A Christian group in Jayapura, the capital of Papua province, recently issued a stark 14-day ultimatum to municipal authorities: Dismantle the minaret of the city’s Al-Aqsa mosque by the end of February or the group would “take their own action.”
The source of the Jayapura Churches Association’s anger? The mosque’s minaret was higher than any of the church steeples in the surrounding neighborhood.
The bad news for the Al-Aqsa congregation is that the law is on the Jayapura Churches Association’s side. That’s because the 2006 government regulation on “religious harmony” gives “majority religion” adherents the right to block construction of “minority religion” houses of worship.
The irony is that in Muslim-majority Indonesia, the regulation is overwhelmingly used to block the construction of non-Muslim houses of worship, including Christian churches. For example, the Taman Yasmin Indonesia Christian Church congregation in Bogor, outside Jakarta, had acquired government approval to build a church in 2003, but opposition from Muslims in the area stalled construction and eventually forced the church’s closure. Despite successful legal appeals — the congregation won a Supreme Court decision in 2010 — local authorities have refused to enforce the decision and the church remains closed.
But Papua province remains a Christian-majority region, meaning that Christians have the legal right to block construction or renovation of non-Christian houses of worship. The Al-Aqsa mosque’s minaret problem reflects the danger of the 2006 regulation in that it overrides the rights of religious freedom and leaves religious minorities hostage to the discriminatory whims of their “religious majority” neighbors.
The 2006 regulation requires each local administration in Indonesia to have a “Religious Harmony Forum” to approve the construction of houses of worship. The composition of the membership of these forums are “proportional” with the religious population in each area, allowing majority religious adherents to effectively have veto power over the construction of houses of worship of religious minorities.
It is one of many discriminatory regulations that hinder the religious freedom rights of Indonesia’s religious minorities. Those laws include the 1965 blasphemy law, which punishes deviations from the central tenets of Indonesia’s six officially recognized religions —Islam, Protestantism, Catholicism, Hinduism, Buddhism and Confucianism — with up to five years in prison. The others include the 2008 regulation on the Ahmadiyah, which makes proselytizing by members of the Ahmadiyah community a criminal offense.
Those laws are backed by a government infrastructure that supports and perpetuates those discriminatory laws. They include the Ministry of Religious Affairs, the Coordinating Board for Monitoring Mystical Beliefs in Society (Bakor Pakem) under the Attorney General’s Office, and the semi-official Indonesian Ulema Council, which has eroded religious freedom by using their position of authority to press for the prosecution of “blasphemers.” In predominantly Christian Papua, that infrastructure of course includes the Jayapura Churches Association.
The Jayapura Churches Association demands didn’t end with its ultimatum for the dismantlement of the Al-Aqsa mosque’s minaret. They submitted a laundry list of demands that included government action against “noisy loudspeakers” during the daily Islamic call to prayer, restrictions on Muslim missionaries in Papua and a restriction on mosque (but not church) construction inside government facilities.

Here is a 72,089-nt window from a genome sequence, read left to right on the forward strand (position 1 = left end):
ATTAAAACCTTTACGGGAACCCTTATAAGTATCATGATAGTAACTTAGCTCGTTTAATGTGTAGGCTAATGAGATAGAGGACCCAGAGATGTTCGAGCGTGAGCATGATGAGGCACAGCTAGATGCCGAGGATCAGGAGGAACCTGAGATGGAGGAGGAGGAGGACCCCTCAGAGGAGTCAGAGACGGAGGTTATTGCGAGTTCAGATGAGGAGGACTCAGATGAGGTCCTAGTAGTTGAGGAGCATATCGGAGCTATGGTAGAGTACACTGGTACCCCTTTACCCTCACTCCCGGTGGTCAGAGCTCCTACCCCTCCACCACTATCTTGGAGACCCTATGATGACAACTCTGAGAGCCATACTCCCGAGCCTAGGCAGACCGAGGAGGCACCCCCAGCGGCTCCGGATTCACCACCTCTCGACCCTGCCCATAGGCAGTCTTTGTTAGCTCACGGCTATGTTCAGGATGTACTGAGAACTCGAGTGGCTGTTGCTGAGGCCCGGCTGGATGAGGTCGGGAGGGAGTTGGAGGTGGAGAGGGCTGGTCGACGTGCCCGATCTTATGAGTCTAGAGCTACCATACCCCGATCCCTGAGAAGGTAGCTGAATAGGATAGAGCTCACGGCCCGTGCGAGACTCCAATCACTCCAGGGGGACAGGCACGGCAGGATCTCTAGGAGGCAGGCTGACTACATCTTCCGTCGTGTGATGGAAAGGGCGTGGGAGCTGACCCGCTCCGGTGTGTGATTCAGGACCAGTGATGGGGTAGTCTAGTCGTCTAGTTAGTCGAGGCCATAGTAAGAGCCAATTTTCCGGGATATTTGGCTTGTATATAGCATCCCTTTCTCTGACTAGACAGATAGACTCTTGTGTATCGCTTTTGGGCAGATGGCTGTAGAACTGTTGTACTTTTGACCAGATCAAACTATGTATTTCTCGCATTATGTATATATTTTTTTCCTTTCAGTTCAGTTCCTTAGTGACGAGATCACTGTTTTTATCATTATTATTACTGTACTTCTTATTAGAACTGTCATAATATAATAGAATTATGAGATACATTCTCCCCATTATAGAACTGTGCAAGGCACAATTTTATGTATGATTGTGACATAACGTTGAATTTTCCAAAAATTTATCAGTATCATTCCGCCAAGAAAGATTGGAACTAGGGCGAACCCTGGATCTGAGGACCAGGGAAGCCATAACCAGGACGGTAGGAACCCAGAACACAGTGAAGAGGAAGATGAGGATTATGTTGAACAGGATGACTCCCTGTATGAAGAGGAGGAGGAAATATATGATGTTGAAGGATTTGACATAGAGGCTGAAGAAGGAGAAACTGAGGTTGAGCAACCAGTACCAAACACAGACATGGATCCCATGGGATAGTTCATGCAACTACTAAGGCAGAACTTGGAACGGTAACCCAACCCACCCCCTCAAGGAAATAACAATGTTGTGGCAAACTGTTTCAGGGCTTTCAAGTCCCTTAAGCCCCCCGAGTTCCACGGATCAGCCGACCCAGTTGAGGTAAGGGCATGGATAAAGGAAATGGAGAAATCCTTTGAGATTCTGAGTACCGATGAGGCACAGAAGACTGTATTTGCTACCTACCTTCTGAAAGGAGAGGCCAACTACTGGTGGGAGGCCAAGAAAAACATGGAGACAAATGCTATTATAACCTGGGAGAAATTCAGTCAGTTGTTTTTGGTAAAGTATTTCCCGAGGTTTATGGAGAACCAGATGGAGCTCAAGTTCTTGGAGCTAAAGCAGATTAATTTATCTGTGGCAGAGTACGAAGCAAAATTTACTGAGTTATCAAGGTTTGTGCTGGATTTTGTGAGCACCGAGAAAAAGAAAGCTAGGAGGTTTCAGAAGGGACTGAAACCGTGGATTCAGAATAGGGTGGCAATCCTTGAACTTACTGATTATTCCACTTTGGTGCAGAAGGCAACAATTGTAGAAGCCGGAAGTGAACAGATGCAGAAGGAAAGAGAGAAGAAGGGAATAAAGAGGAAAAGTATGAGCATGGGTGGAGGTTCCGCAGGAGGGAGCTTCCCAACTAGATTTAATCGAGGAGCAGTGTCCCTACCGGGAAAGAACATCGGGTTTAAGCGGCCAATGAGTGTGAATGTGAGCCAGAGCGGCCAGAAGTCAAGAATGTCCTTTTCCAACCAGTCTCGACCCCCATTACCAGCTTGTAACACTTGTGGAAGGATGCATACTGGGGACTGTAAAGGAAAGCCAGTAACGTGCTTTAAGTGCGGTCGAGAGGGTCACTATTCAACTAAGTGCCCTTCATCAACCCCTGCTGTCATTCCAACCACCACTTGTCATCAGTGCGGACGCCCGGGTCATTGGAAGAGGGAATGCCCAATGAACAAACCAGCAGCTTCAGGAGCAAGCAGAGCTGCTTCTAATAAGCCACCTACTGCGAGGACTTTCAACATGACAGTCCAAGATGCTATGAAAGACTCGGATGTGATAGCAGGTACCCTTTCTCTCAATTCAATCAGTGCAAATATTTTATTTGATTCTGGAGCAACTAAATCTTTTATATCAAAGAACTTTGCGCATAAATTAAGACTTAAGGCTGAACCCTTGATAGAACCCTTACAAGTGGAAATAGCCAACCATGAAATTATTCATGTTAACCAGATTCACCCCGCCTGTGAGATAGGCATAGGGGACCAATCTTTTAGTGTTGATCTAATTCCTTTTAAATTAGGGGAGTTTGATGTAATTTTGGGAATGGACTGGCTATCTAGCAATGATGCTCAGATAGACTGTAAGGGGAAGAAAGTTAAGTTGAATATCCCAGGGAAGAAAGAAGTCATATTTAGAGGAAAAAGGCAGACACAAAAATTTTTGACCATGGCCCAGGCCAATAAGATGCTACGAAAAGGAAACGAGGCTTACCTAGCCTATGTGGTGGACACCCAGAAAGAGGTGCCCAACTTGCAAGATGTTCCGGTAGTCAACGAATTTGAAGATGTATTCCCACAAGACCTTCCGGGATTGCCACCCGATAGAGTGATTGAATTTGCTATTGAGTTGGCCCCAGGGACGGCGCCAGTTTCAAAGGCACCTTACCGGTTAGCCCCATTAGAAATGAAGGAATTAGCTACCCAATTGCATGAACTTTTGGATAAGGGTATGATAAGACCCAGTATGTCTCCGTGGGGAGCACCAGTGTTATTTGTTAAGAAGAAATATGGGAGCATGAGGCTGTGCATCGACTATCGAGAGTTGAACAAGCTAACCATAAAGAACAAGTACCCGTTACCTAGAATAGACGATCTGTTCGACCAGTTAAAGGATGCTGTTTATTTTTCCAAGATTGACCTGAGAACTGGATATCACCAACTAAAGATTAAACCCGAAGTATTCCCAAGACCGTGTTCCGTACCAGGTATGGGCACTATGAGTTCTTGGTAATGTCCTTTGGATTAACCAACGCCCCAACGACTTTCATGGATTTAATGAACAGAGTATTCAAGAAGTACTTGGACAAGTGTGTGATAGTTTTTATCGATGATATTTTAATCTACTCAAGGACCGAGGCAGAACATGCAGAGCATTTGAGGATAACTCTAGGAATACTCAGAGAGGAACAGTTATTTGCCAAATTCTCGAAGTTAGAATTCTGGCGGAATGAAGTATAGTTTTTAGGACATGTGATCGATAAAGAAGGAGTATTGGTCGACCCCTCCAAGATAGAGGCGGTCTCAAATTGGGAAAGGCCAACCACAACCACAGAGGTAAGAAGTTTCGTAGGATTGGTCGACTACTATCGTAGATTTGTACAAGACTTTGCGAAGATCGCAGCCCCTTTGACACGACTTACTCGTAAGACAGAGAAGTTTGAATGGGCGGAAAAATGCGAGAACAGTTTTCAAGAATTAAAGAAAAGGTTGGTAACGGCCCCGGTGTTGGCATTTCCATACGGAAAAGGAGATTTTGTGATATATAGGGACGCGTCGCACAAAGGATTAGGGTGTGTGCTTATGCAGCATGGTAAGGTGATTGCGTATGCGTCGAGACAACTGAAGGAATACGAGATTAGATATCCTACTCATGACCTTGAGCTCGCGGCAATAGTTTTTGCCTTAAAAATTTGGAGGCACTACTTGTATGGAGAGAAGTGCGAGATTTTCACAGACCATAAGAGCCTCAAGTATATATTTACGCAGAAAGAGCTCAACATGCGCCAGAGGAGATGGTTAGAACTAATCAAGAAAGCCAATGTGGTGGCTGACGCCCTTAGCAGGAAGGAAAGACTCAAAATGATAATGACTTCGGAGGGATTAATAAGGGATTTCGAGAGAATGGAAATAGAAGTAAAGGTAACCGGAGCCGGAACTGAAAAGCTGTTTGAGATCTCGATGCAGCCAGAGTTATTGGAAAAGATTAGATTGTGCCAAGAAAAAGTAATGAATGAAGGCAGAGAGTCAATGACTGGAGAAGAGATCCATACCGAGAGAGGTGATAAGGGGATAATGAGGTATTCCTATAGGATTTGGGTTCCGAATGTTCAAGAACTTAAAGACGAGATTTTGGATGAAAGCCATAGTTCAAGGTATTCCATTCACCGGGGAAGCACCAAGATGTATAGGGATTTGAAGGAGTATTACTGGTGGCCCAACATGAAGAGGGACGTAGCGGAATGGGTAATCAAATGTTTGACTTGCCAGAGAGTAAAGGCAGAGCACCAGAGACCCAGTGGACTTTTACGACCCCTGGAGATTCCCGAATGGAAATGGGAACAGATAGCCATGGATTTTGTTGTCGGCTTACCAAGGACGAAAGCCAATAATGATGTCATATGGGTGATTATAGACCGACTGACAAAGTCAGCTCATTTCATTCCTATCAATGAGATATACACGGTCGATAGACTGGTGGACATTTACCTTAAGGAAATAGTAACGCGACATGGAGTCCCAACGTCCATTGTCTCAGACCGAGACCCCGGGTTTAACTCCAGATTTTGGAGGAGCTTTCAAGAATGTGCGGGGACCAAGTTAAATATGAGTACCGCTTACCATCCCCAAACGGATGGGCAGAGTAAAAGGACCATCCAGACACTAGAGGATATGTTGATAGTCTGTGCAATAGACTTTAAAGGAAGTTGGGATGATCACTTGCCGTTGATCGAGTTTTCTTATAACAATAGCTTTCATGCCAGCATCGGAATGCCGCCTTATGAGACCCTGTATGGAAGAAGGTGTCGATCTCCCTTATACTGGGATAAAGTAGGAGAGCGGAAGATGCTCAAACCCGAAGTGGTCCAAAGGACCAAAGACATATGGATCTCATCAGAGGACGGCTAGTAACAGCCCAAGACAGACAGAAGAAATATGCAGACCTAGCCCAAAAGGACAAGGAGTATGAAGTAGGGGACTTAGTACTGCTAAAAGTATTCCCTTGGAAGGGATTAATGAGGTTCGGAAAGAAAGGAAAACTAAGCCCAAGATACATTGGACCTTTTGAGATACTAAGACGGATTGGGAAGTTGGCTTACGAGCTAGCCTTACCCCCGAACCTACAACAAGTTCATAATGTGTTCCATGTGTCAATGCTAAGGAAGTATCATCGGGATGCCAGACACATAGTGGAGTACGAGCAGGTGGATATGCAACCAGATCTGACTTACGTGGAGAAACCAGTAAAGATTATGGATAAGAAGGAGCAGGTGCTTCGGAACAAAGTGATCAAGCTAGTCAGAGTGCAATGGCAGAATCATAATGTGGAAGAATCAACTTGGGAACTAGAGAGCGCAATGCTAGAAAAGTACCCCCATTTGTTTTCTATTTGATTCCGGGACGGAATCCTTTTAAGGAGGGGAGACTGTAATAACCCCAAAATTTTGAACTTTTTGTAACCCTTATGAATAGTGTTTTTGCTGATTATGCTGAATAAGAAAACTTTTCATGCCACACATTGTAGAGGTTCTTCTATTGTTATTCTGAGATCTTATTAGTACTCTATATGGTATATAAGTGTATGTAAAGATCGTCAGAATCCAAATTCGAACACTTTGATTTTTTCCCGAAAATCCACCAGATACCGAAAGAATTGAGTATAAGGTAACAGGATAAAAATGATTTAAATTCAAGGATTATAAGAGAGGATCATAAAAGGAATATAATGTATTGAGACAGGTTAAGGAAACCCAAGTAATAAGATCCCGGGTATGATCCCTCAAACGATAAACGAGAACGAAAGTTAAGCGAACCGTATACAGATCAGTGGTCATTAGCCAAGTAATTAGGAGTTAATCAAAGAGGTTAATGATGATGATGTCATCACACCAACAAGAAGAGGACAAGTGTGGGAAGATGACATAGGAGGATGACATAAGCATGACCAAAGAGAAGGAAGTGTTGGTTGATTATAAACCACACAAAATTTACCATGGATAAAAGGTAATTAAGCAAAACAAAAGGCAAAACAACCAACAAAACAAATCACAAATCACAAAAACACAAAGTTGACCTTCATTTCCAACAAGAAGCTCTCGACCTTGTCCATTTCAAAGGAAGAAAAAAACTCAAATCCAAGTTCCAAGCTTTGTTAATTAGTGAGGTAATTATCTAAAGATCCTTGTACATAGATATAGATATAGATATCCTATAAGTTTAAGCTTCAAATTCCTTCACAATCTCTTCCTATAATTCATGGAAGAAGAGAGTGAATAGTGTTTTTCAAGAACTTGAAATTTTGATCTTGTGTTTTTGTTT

The Jayapura municipal government responded to the ultimatum by establishing a six-member team that included three Muslims and three Christians, representing both governmental and nongovernmental organizations. The government has tasked the team with brokering a compromise between the Jayapura Churches Association and the Al-Aqsa mosque congregation. They have held several closed-door meetings since March but have yet to announce any breakthrough agreement.
Meanwhile in Jakarta, the Communion of Churches of Indonesia, an umbrella organization of Protestant churches in the country, and the Indonesian Ulema Council (MUI), the semi-official umbrella organization of Islamic groups, have become involved in the controversy. According to an MUI spokesman, the two organizations have agreed that the Muslim minority in Papua should respect the Christian majority’s demands if they are “appropriate.” The demands that they agree are appropriate include reducing the height of the Al-Aqsa minaret as well as limiting the volume of mosque loudspeakers. That means the Jayapura Churches Association will get the demolition it demanded of the Al-Aqsa minaret and its reconstruction to a height that the association’s members apparently won’t find offensive.
The International Covenant on Civil and Political Rights, which Indonesia ratified in 2005, states that “persons belonging to…minorities shall not be denied the right, in community with the other members of their group, to enjoy their own culture, to profess and practice their own religion.” President Joko “Jokowi” Widodo should endorse religious freedom as a fundamental principle of his administration and ensure that government officials are not promoting abuses against religious minorities. The Jayapura case should be an opportunity to educate the Indonesian public that this majority-minorities regulation is nothing less than a legal tool to discriminate against religious minorities that erodes, rather than strengthens, Indonesia’s pluralism.
Andreas Harsono is Human Rights Watch’s researcher on Indonesia.